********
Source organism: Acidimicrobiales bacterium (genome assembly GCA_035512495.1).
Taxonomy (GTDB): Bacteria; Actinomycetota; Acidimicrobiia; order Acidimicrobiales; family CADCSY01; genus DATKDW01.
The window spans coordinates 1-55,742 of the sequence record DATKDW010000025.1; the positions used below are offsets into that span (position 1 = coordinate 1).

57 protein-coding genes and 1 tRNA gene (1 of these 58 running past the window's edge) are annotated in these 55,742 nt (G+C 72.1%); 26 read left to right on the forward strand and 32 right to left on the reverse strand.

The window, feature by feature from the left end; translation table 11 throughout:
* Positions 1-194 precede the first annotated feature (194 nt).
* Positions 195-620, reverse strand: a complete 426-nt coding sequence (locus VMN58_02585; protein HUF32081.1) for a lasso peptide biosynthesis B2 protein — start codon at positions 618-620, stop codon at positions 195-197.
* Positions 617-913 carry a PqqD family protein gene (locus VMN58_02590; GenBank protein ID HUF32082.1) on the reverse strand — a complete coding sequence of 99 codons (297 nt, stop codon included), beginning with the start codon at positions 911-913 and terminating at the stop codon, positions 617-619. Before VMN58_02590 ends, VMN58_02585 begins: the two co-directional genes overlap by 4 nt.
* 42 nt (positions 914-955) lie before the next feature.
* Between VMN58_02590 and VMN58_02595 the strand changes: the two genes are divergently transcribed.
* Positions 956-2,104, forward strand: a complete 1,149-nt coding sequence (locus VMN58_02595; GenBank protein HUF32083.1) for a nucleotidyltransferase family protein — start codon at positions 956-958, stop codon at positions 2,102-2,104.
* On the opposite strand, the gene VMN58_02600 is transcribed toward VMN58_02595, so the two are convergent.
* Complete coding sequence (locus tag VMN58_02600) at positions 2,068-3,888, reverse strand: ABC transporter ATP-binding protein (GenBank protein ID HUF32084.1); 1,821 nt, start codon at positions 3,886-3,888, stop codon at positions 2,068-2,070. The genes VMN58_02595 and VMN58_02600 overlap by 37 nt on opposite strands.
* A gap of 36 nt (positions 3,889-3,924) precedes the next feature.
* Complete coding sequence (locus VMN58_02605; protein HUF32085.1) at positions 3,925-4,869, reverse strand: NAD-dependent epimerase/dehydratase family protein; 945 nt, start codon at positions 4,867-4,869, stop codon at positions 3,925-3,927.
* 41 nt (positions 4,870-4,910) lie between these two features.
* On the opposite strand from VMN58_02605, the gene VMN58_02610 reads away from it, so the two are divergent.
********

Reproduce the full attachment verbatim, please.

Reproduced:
Source organism: Acidimicrobiales bacterium (genome assembly GCA_035512495.1).
Taxonomy (GTDB): Bacteria; Actinomycetota; Acidimicrobiia; order Acidimicrobiales; family CADCSY01; genus DATKDW01.
The window spans coordinates 1-55,742 of the sequence record DATKDW010000025.1; the positions used below are offsets into that span (position 1 = coordinate 1).

57 protein-coding genes and 1 tRNA gene (1 of these 58 running past the window's edge) are annotated in these 55,742 nt (G+C 72.1%); 26 read left to right on the forward strand and 32 right to left on the reverse strand.

The window, feature by feature from the left end; translation table 11 throughout:
* Positions 1-194 precede the first annotated feature (194 nt).
* Positions 195-620, reverse strand: a complete 426-nt coding sequence (locus VMN58_02585; protein HUF32081.1) for a lasso peptide biosynthesis B2 protein — start codon at positions 618-620, stop codon at positions 195-197.
* Positions 617-913 carry a PqqD family protein gene (locus VMN58_02590; GenBank protein ID HUF32082.1) on the reverse strand — a complete coding sequence of 99 codons (297 nt, stop codon included), beginning with the start codon at positions 911-913 and terminating at the stop codon, positions 617-619. Before VMN58_02590 ends, VMN58_02585 begins: the two co-directional genes overlap by 4 nt.
* 42 nt (positions 914-955) lie before the next feature.
* Between VMN58_02590 and VMN58_02595 the strand changes: the two genes are divergently transcribed.
* Positions 956-2,104, forward strand: a complete 1,149-nt coding sequence (locus VMN58_02595; GenBank protein HUF32083.1) for a nucleotidyltransferase family protein — start codon at positions 956-958, stop codon at positions 2,102-2,104.
* On the opposite strand, the gene VMN58_02600 is transcribed toward VMN58_02595, so the two are convergent.
* Complete coding sequence (locus tag VMN58_02600) at positions 2,068-3,888, reverse strand: ABC transporter ATP-binding protein (GenBank protein ID HUF32084.1); 1,821 nt, start codon at positions 3,886-3,888, stop codon at positions 2,068-2,070. The genes VMN58_02595 and VMN58_02600 overlap by 37 nt on opposite strands.
* A gap of 36 nt (positions 3,889-3,924) precedes the next feature.
* Complete coding sequence (locus VMN58_02605; protein HUF32085.1) at positions 3,925-4,869, reverse strand: NAD-dependent epimerase/dehydratase family protein; 945 nt, start codon at positions 4,867-4,869, stop codon at positions 3,925-3,927.
* 41 nt (positions 4,870-4,910) lie between these two features.
* On the opposite strand from VMN58_02605, the gene VMN58_02610 reads away from it, so the two are divergent.